The same thing happened with the Blood Elves. With the destruction of the Sunwell, they have fallen to despair. Their faith did not hold. They thought they were invincible, that nothing could ever drive them to near annihilation. They were wrong. Sunwell, one thing, one place on which their faith was truly based was destroyed. They believed and worshipped the Light, but their faith was with the Sunwell.
But unlike Arthas who thought the Light abandoned him, and just gave up, Blood Elves were ever too arrogant to do something like that. Maybe even too desperate. Instead they turned spiteful. Claiming that if Light abandoned them the first time, they will chain it down the second time.
Introduction of the Blood Knight order reignited the faith among Blood Elves. This faith, was based upon their mastery. They thought they were strong enough to manipulate the Light however they wished. They found their new conviction. Their new belief, while delusional, served them in regaining the powers of the Light.
This is once more demonstrated with the Blood Elves. When Kael'thas returns, and attacks Silvermoon, taking the chained M'uru is taken. It is later said, that it was not the Blood Elves who drew power from it, but Naaru who granted them the powers of the Light. And once more, we can conclude, that they were able to draw power of the Light, because their conviction was strong. They had faith in their prince, and the new power they found in them.
Once, M'uru was gone, Blood Knights started feeling the loos of power. Gradually fading, and Light ever weaker coming to their call. I would say, that they felt this weakening once they learnt of Kael'Thas's betrayal, not before. This is why the Matriarch of the Blood Knight order walks to Shattrath asking for the assistance against the rogue prince. Lady Liadrin knew full well, she needed to chain the conviction of her Blood Knights fast, before they start really doubting themself and eat away that little of power they still possesed at the moment.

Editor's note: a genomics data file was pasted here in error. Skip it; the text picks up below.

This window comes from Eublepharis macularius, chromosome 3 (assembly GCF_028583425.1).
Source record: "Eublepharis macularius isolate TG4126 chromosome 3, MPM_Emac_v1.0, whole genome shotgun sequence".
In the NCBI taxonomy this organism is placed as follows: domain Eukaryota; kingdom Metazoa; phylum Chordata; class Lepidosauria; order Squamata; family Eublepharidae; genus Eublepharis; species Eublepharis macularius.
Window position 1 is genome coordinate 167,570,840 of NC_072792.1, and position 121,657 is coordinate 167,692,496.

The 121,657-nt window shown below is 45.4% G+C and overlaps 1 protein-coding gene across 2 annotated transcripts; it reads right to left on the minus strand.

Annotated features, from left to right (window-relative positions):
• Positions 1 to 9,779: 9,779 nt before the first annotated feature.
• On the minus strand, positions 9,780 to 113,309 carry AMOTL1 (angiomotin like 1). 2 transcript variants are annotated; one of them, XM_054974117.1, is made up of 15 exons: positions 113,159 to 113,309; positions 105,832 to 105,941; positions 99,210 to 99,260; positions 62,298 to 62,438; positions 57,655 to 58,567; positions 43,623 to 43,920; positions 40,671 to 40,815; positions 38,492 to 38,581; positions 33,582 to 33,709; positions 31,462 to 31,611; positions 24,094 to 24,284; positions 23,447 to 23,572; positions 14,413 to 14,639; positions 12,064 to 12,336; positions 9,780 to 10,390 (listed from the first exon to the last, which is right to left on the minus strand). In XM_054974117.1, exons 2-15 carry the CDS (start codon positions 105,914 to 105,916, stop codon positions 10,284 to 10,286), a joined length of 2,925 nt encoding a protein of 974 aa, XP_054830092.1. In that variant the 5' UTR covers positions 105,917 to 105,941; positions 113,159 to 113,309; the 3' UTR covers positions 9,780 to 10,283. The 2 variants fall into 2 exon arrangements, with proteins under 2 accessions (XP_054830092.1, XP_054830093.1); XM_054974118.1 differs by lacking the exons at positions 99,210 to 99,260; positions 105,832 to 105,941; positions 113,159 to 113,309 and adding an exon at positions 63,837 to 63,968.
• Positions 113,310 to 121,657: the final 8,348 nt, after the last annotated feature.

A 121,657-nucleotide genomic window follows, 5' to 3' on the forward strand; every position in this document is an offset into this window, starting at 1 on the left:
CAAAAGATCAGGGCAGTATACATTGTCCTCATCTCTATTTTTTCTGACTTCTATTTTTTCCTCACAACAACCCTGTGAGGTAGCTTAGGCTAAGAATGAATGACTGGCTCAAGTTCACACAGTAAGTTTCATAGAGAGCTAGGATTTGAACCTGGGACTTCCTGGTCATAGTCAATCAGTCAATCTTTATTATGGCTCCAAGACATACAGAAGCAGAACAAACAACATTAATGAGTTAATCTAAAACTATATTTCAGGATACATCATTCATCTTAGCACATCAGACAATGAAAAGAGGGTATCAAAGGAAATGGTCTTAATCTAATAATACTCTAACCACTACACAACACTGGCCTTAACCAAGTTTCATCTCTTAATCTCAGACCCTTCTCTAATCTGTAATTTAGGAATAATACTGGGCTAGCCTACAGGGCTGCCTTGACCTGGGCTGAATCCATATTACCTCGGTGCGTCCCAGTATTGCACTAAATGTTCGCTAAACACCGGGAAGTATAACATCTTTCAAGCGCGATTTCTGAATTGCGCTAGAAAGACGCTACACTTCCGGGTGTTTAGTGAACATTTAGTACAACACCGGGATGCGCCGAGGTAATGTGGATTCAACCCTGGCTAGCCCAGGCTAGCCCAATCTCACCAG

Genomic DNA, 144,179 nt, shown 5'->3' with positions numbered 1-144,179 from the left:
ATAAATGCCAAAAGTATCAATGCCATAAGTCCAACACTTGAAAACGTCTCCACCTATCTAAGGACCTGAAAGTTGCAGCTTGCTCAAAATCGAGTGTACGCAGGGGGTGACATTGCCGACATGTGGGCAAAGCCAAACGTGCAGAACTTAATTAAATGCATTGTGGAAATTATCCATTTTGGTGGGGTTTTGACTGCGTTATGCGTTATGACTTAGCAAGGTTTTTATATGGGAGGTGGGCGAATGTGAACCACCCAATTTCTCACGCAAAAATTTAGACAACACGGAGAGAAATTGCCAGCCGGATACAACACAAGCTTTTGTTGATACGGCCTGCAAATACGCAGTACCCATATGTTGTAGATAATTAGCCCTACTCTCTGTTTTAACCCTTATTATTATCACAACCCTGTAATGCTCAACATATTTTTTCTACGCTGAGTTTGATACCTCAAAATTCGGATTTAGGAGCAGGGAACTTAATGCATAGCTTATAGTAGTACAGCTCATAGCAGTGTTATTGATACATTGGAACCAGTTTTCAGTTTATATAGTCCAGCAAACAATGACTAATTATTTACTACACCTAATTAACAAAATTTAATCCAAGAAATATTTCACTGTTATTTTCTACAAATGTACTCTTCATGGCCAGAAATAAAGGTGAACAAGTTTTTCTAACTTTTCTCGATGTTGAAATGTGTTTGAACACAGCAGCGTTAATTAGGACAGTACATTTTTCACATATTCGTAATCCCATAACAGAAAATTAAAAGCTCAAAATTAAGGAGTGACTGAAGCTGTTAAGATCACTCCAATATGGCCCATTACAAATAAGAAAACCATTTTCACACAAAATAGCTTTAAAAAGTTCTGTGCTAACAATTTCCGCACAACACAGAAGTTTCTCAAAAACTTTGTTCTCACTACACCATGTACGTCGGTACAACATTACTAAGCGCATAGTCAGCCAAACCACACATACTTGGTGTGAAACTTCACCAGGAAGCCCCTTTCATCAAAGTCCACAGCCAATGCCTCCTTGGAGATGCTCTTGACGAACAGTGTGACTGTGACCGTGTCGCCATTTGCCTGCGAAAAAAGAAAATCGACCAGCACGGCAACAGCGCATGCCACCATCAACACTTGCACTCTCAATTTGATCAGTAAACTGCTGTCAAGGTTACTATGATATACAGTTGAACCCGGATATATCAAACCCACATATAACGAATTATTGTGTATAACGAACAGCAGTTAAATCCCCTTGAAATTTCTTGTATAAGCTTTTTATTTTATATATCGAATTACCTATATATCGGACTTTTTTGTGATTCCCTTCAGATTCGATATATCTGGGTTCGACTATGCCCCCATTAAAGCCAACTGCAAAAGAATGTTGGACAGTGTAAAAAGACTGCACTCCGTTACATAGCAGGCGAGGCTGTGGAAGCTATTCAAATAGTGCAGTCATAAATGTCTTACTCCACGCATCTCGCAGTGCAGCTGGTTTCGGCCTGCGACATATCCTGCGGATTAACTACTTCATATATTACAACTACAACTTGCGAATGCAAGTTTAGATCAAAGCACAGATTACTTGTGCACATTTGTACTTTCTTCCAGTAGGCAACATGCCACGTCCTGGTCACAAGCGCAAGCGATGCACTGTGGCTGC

It seems to me that I am starting to repeat myself, faith, faith, faith, conviction, conviction, conviction. But now removed Librams, Paladins wore were not there just for decoration. Those were religious books. They served as anchor for the Paladin. To keep him on the way of the Light, to ensure that his faith and conviction never waver.
So then, how does one get close to the Light? How does one go, and become Priest, or Paladin. When I talk about priests it is to be noted, that I talk about the priests that draw from the Light. I might wirte some other time about the shadow priests, but just to make it clear, in my opinion they are a different thing comparing to Holy and Discipline. Probably treated as heretics as well among regular followers of the Light.
I would say, that Light is in us all. This assertion is once again based on the Judeo-Christian theology, but for all that we know, it might be so. If we assume that the soul we have is a gift from Light, as the Light we established is equivalent to the God, then we can assume that our soul, is our link to the Light. Our body, just a simple container, a vessel for the immortal soul.
In comparison to the mortals (this word includes every sentient creature, that can die, even Draenei), the Naaru are the actual Light embodied. They are not Light itself, but are made of Light. Simply put, they are like Angels. Much more powerful and knowing than mortals, but still leagues away form the true power of the Light.
So, when Naaru darkens, this does not mean just another circle of life. It means that it started to question its own purpose, it lost faith in being the emmissary among mortals. The truth is, we do not know much about Naaru besides that they at some point come to rescue the Draenei, and introduced them to the Light. Figuratively. They showed them the ways of the Light, and Draenei started worshipping it.
I think this is enough for now. I believe I answered most of the questions about the Light, and how it works. What remains though, is how different cultures approach the Light. I will probably write about that some time. Exploring how Humans, Forsaken, Blood Elves, Dwarves, Trolls and the rest approach to the actual religion, and not the faith in Light itself.